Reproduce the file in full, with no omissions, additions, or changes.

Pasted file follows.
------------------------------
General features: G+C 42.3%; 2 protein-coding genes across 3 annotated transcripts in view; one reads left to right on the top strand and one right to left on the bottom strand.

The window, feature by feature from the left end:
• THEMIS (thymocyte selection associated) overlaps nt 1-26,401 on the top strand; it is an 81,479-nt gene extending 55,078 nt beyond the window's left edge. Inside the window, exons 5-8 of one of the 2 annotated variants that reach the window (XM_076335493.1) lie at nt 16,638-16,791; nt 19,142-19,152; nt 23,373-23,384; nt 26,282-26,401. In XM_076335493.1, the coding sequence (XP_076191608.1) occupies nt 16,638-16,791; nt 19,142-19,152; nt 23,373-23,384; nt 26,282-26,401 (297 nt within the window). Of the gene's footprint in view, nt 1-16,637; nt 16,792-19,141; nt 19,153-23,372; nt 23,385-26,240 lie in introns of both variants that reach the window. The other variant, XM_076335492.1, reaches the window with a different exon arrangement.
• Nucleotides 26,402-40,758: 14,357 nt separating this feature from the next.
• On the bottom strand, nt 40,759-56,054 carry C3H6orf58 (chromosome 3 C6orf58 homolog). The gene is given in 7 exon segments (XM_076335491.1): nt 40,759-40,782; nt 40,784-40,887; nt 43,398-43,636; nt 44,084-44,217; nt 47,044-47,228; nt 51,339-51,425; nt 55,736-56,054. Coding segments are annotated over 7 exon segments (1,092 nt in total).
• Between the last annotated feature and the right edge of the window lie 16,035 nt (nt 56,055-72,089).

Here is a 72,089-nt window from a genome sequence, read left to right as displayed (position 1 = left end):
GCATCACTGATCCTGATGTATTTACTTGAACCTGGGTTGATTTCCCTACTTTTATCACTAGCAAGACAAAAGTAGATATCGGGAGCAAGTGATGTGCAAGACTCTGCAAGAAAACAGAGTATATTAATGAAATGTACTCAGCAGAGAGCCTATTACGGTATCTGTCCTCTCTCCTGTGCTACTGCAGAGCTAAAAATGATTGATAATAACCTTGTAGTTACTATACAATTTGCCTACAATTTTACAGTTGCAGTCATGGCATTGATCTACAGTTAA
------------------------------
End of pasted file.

General features: G+C 42.3%; 2 protein-coding genes across 3 annotated transcripts in view; one reads left to right on the top strand and one right to left on the bottom strand.

The window, feature by feature from the left end:
• THEMIS (thymocyte selection associated) overlaps nt 1-26,401 on the top strand; it is an 81,479-nt gene extending 55,078 nt beyond the window's left edge. Inside the window, exons 5-8 of one of the 2 annotated variants that reach the window (XM_076335493.1) lie at nt 16,638-16,791; nt 19,142-19,152; nt 23,373-23,384; nt 26,282-26,401. In XM_076335493.1, the coding sequence (XP_076191608.1) occupies nt 16,638-16,791; nt 19,142-19,152; nt 23,373-23,384; nt 26,282-26,401 (297 nt within the window). Of the gene's footprint in view, nt 1-16,637; nt 16,792-19,141; nt 19,153-23,372; nt 23,385-26,240 lie in introns of both variants that reach the window. The other variant, XM_076335492.1, reaches the window with a different exon arrangement.
• Nucleotides 26,402-40,758: 14,357 nt separating this feature from the next.
• On the bottom strand, nt 40,759-56,054 carry C3H6orf58 (chromosome 3 C6orf58 homolog). The gene is given in 7 exon segments (XM_076335491.1): nt 40,759-40,782; nt 40,784-40,887; nt 43,398-43,636; nt 44,084-44,217; nt 47,044-47,228; nt 51,339-51,425; nt 55,736-56,054. Coding segments are annotated over 7 exon segments (1,092 nt in total).
• Between the last annotated feature and the right edge of the window lie 16,035 nt (nt 56,055-72,089).

Here is a 72,089-nt window from a genome sequence, read left to right as displayed (position 1 = left end):
GCATCACTGATCCTGATGTATTTACTTGAACCTGGGTTGATTTCCCTACTTTTATCACTAGCAAGACAAAAGTAGATATCGGGAGCAAGTGATGTGCAAGACTCTGCAAGAAAACAGAGTATATTAATGAAATGTACTCAGCAGAGAGCCTATTACGGTATCTGTCCTCTCTCCTGTGCTACTGCAGAGCTAAAAATGATTGATAATAACCTTGTAGTTACTATACAATTTGCCTACAATTTTACAGTTGCAGTCATGGCATTGATCTACAGTTAA